Dom.
    Last edited by Dom S; 08-20-2012 at 05:46.

  8. #8

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    Quote Originally Posted by Dom S View Post
    The F2A-1 (as used by the Finns) and F2A-2 didn't have armour,
    That's what I get for making a typo. I meant F2A-2 not F2A-3.

    Given that many F2A-3s and Buffalo I's were stripped of a lot of weight, armour etc to give them a fighting chance, I think that no matter what you call it, if it's got a lot of hit points, it uses K, if only a few, D. I think 900 lbs were taken off some Buffalo I's.

    Agree about the Dutch Buffs (2nd batch IIRC) being a boundary case. Maybe D with a little less toughness than the K ones, but more than most D's. It really depended on the engine model, from memory a third had the same 1000hp G105 that the RAAF had, the rest the 1200hp (1850 model? ). Though I think some 1200hp versions ended up in RAAF service from a batch the NEI didn't receive. Must look it up...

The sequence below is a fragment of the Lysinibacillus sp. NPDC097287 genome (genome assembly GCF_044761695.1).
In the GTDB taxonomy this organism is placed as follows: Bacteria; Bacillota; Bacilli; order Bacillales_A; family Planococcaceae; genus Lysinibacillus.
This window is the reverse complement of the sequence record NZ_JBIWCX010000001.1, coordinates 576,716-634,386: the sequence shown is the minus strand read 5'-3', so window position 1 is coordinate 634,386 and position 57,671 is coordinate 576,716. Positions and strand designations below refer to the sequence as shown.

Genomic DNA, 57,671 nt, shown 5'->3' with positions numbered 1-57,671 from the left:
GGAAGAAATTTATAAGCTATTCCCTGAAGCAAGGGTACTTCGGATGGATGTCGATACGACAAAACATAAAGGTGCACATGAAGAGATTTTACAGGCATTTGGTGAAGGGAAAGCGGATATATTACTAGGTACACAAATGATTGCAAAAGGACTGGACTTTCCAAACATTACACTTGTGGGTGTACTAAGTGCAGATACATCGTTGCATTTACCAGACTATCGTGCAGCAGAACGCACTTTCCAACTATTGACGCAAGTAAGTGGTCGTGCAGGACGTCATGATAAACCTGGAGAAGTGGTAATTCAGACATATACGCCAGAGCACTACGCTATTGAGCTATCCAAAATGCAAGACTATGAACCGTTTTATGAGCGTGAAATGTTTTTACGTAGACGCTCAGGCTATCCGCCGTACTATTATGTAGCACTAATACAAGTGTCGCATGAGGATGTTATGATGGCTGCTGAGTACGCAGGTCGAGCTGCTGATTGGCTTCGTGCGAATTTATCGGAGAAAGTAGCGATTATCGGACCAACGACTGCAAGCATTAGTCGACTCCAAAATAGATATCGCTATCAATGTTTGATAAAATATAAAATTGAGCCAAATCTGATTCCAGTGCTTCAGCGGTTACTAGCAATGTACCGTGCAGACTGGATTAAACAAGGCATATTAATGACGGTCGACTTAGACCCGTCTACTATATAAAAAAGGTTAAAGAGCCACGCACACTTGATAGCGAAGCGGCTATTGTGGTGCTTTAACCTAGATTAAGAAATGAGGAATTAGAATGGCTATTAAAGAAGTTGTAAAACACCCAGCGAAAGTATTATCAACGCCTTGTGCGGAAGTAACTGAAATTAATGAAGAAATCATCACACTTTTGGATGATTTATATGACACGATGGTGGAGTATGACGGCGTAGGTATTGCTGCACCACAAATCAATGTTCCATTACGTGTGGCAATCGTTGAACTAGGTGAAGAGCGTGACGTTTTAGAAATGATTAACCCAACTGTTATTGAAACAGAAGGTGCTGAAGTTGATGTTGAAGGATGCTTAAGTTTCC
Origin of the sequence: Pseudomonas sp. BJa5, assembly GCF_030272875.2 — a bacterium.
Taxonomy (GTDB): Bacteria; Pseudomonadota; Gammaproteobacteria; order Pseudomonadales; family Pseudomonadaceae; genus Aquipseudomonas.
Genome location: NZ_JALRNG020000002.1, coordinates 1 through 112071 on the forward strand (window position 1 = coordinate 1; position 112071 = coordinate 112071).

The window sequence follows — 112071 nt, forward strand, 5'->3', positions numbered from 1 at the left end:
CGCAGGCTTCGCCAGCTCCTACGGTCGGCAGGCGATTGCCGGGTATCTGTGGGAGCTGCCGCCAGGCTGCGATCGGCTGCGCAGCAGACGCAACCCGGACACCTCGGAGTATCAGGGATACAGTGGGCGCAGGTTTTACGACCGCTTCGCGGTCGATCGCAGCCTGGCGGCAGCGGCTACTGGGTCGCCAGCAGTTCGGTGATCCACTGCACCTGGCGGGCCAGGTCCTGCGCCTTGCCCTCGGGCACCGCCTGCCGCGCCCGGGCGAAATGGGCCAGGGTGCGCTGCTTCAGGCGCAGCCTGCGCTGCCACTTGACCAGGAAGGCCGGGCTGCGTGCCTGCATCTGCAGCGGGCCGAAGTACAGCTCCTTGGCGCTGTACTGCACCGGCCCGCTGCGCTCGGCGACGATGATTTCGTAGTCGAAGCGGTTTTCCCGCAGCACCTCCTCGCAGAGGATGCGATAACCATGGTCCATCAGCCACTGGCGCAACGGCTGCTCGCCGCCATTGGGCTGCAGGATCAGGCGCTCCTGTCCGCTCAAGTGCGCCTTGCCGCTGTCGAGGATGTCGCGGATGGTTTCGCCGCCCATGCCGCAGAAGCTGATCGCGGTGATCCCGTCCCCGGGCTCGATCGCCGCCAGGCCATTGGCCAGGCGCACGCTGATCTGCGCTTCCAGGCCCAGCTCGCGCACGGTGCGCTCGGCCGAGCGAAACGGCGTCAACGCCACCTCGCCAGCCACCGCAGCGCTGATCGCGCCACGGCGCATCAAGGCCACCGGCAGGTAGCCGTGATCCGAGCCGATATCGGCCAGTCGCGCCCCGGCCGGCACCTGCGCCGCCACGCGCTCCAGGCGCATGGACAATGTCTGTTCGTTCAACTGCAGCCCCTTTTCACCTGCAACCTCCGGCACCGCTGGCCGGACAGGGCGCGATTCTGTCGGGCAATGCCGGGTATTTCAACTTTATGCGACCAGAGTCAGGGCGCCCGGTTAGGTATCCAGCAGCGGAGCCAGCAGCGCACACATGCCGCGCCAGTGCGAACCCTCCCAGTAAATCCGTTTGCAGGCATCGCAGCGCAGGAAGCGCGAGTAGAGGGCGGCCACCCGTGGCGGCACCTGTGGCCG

In RAAF service, the 50 cals almost never worked, and lubricant in the .30s in the nose clouded the windscreen after only a few shots, making aimed fire impossible.

    With decent engines, and appropriate weaponry - .50 cals with strong wing mountings so they were able to feed rounds - it could have as effective as it was in Dutch hands, if not Finnish ones.


    Anyway... the point is that now you know how to figure out which decks to use, given wing loading and speed. Determining exactly what model had what is the next thing you have to do, and different equipment fits and especially engine types can make a world of difference. Two externally identical aircraft may have very different performances.